Leveraged Asian Investors May Spur Bond Price Slump: Barclays

Leveraged Asian Investors May Spur Bond Price Slump: Barclays

Wealthy Asian investors who’ve borrowed against their houses to buy bonds may find themselves among forced sellers if interest rates rise, spurring a price slump in vulnerable securities, according to Barclays Plc.

U.S. dollar-denominated notes sold by more than 20 companies including Olam International Ltd. and Henderson Land Development Co. are some of those most exposed if private bank clients move money out of the fixed-income market, Barclays said in a research note dated March 14. Private banks hold 15 percent to 20 percent of total corporate bonds in Asia and as much as 30 percent of high-yield, or junk, notes.

Low borrowing costs have been one of the main factors driving the strong demand for Asia credit and many high net worth investors went further into debt to buy the securities, according to the report. In the past six months, equities have generated solid returns while credit has lagged, creating a risk fund flows will rotate out of bonds in a quest for higher returns and compound the price slump.

“U.S. rates are already beginning to rise, albeit gradually, and leveraged lending could be scaled back if risk committees begin to focus on the quality of such lending,” according to analysts led by Krishna Hegde, Barclays’ Singapore- based head of Asia credit research. Furthermore, any sharp or sustained sell-off in Treasuries would impact bond prices and raise borrowing costs. Considering most private bank investors don’t hedge rates, “this is an important risk factor,” they wrote.

Margin Calls

Ten-year Treasury yields have risen 20 basis points this year to 1.95 percent as of March 19. Asian stocks have returned 4.04 percent since Dec. 31 versus 0.83 percent for dollar bonds in the region, Bank of America Merrill Lynch indexes show.

“Based on our discussions with various private banks, we think some private accounts could face margin calls if U.S. Treasuries sold off by 1.5 percent to 2 percent,” Hegde wrote. In such an event, credit committees may turn conservative and scale back on loan-to-value ratios, which could result in margin calls for highly leveraged portfolios, according to the report.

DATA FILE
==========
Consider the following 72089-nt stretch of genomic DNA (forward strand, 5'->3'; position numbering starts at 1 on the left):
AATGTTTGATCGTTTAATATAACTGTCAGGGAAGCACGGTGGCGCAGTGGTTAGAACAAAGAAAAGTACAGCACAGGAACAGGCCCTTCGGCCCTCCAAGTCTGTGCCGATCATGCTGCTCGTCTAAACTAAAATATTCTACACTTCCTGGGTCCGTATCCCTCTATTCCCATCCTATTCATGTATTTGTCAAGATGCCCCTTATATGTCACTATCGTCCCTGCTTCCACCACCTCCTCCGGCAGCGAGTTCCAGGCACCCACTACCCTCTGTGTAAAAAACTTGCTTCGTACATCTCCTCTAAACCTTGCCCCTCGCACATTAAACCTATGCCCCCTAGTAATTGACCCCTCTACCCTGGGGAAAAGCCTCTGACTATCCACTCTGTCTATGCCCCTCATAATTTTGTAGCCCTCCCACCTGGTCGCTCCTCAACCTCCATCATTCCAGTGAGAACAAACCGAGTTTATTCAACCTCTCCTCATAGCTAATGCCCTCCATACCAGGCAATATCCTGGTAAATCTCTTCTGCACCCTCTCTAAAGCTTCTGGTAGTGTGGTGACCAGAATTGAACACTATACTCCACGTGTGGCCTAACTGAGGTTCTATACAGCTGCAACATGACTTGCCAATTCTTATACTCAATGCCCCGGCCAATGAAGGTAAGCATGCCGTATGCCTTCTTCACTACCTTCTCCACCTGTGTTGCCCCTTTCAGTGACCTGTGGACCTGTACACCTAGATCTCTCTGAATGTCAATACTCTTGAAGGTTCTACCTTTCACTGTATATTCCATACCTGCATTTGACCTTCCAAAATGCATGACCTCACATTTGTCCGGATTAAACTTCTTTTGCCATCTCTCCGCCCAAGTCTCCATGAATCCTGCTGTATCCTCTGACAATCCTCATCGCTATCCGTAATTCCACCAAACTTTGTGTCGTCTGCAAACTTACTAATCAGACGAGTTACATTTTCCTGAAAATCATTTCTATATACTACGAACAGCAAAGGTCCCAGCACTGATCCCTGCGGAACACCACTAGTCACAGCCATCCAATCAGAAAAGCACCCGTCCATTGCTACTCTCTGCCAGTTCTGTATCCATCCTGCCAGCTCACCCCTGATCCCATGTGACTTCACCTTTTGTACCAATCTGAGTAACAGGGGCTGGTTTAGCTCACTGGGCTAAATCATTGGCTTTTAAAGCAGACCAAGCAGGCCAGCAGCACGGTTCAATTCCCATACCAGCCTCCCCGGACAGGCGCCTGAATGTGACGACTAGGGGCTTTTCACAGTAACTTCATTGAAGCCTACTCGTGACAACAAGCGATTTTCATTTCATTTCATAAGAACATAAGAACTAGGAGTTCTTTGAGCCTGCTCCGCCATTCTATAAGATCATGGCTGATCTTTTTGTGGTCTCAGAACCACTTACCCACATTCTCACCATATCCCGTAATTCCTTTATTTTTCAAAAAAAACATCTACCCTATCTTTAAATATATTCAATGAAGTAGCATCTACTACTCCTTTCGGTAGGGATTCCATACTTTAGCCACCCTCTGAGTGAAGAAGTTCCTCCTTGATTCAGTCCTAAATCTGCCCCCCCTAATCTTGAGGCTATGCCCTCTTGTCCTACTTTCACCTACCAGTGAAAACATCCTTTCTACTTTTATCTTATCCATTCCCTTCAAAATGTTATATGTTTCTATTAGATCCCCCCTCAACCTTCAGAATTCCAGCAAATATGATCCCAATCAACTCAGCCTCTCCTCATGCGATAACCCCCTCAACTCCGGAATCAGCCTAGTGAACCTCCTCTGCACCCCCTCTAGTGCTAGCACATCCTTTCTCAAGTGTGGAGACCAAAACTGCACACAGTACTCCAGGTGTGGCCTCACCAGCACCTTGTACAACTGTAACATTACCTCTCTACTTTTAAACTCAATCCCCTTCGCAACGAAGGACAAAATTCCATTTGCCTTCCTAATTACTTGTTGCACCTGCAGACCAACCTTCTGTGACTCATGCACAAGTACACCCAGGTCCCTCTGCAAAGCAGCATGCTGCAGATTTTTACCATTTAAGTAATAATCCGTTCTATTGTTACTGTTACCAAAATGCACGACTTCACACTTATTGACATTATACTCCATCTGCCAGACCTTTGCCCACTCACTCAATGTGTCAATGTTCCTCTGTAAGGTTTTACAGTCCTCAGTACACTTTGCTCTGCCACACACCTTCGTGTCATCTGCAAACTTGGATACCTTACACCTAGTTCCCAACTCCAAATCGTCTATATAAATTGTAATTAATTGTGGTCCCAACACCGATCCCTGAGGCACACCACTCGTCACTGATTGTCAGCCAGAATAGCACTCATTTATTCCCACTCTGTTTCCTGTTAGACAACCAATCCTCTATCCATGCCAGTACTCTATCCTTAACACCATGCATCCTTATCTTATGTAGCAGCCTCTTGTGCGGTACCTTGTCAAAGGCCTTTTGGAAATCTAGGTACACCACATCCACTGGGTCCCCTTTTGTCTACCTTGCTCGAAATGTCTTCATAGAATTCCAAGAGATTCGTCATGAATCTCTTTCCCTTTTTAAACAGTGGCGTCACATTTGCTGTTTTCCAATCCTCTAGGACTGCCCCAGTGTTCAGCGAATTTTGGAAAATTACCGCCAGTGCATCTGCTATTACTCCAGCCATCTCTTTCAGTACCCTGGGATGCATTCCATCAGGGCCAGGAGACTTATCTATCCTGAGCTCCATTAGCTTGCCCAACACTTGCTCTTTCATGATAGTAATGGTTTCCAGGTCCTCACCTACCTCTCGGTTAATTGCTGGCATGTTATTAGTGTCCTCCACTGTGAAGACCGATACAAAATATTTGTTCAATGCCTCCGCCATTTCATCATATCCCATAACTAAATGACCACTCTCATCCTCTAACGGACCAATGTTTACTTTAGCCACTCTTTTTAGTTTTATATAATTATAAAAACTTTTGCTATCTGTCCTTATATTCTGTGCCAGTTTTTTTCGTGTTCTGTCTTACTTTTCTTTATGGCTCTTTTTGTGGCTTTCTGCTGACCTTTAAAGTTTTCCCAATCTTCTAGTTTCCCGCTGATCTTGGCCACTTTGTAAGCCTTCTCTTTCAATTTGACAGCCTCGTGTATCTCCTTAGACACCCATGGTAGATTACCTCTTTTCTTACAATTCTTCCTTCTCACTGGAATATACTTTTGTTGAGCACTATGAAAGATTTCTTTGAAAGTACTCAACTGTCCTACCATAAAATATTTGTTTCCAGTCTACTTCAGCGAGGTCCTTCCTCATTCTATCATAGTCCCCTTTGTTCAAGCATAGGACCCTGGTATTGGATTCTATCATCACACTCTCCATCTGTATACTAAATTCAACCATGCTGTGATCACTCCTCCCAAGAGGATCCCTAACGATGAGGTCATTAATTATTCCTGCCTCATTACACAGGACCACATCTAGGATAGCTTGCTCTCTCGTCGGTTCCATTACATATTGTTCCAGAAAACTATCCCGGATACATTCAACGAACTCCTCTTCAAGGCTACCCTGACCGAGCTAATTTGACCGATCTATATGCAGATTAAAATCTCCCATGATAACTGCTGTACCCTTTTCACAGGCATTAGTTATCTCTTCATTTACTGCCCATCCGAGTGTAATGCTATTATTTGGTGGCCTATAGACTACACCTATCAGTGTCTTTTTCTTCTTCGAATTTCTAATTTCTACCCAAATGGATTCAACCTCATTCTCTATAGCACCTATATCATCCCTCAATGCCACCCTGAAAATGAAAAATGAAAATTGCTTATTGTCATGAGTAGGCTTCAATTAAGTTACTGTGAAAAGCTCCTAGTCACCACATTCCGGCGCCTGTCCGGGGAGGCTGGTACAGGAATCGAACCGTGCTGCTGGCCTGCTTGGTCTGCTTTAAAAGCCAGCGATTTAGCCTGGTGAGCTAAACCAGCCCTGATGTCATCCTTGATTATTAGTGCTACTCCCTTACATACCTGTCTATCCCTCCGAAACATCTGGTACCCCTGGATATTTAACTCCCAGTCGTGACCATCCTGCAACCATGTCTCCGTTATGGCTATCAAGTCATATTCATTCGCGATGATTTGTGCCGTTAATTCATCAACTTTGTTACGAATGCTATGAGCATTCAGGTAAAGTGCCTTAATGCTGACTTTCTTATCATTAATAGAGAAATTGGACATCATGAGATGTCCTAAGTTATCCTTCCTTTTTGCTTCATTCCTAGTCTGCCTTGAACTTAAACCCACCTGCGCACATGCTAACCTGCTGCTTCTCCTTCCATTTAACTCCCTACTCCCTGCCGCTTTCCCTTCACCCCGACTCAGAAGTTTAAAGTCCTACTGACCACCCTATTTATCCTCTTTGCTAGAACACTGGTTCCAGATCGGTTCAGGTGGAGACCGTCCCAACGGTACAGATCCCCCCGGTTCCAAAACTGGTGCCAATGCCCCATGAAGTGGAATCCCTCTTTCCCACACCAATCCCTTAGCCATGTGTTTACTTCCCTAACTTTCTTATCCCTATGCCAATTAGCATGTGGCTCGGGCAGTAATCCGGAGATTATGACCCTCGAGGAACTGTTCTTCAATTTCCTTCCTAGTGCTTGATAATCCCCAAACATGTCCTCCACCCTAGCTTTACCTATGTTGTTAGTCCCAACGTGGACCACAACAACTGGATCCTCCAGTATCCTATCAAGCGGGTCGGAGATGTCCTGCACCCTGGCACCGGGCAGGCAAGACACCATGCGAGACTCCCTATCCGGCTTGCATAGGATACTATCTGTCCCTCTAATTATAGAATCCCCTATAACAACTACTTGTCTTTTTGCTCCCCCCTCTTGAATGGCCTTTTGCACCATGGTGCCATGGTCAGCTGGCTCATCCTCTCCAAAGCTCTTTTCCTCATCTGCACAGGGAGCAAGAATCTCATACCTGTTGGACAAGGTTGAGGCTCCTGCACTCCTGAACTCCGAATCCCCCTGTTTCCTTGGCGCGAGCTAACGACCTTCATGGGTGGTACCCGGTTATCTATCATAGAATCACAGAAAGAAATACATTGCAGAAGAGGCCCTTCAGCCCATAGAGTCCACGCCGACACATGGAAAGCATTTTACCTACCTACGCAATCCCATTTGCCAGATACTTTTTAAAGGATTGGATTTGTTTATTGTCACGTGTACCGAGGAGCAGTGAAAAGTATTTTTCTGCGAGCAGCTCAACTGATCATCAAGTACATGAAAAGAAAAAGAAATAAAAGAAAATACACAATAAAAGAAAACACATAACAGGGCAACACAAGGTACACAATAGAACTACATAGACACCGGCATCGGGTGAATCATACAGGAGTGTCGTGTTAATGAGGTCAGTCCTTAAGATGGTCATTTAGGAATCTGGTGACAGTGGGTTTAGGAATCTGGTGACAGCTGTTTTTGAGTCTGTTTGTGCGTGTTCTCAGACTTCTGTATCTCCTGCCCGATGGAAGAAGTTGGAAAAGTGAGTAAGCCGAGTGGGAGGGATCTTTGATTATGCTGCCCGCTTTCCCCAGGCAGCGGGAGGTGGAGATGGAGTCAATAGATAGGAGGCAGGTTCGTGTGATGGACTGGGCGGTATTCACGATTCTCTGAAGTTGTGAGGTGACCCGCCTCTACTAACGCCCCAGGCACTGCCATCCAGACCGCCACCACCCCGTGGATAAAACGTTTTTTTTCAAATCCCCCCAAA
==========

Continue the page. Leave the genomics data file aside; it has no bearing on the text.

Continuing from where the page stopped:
Bonnie Ngan, a Hong Kong-based spokeswoman at Henderson Land, declined to comment on the report when contacted by e-mail today. Hung Hoeng Chow, a Singapore-based spokeswoman at Olam, also declined to comment.

Weak Structures

Other bonds flagged in the report as being potentially vulnerable include Cosco Pacific Ltd.’s $300 million of 4.375 percent notes due January 2023, the $350 million of 6.375 percent September 2017 bonds sold by Sun Hung Kai & Co. and Soho China Ltd. (410)’s securities in the U.S. currency.

“A potential slowdown could affect segments such as Reg S only issues from Hong Kong companies that are unrated or BBB-,” the analysts wrote.

High-yield bonds currently priced below issuance levels with a concentrated buyer base and corporate hybrids that have weak structures could also be hurt, he said.

Bonds sold under Regulation S may not be offered or sold to investors in the U.S.

To contact the reporter on this story: Tanya Angerer in Singapore at tangerer@bloomberg.net

About bambooinnovator
Kee Koon Boon (“KB”) is the co-founder and director of HERO Investment Management which provides specialized fund management and investment advisory services to the ARCHEA Asia HERO Innovators Fund (www.heroinnovator.com), the only Asian SMID-cap tech-focused fund in the industry. KB is an internationally featured investor rooted in the principles of value investing for over a decade as a fund manager and analyst in the Asian capital markets who started his career at a boutique hedge fund in Singapore where he was with the firm since 2002 and was also part of the core investment committee in significantly outperforming the index in the 10-year-plus-old flagship Asian fund. He was also the portfolio manager for Asia-Pacific equities at Korea’s largest mutual fund company. Prior to setting up the H.E.R.O. Innovators Fund, KB was the Chief Investment Officer & CEO of a Singapore Registered Fund Management Company (RFMC) where he is responsible for listed Asian equity investments. KB had taught accounting at the Singapore Management University (SMU) as a faculty member and also pioneered the 15-week course on Accounting Fraud in Asia as an official module at SMU. KB remains grateful and honored to be invited by Singapore’s financial regulator Monetary Authority of Singapore (MAS) to present to their top management team about implementing a world’s first fact-based forward-looking fraud detection framework to bring about benefits for the capital markets in Singapore and for the public and investment community. KB also served the community in sharing his insights in writing articles about value investing and corporate governance in the media that include Business Times, Straits Times, Jakarta Post, Manual of Ideas, Investopedia, TedXWallStreet. He had also presented in top investment, banking and finance conferences in America, Italy, Sydney, Cape Town, HK, China. He has trained CEOs, entrepreneurs, CFOs, management executives in business strategy & business model innovation in Singapore, HK and China.

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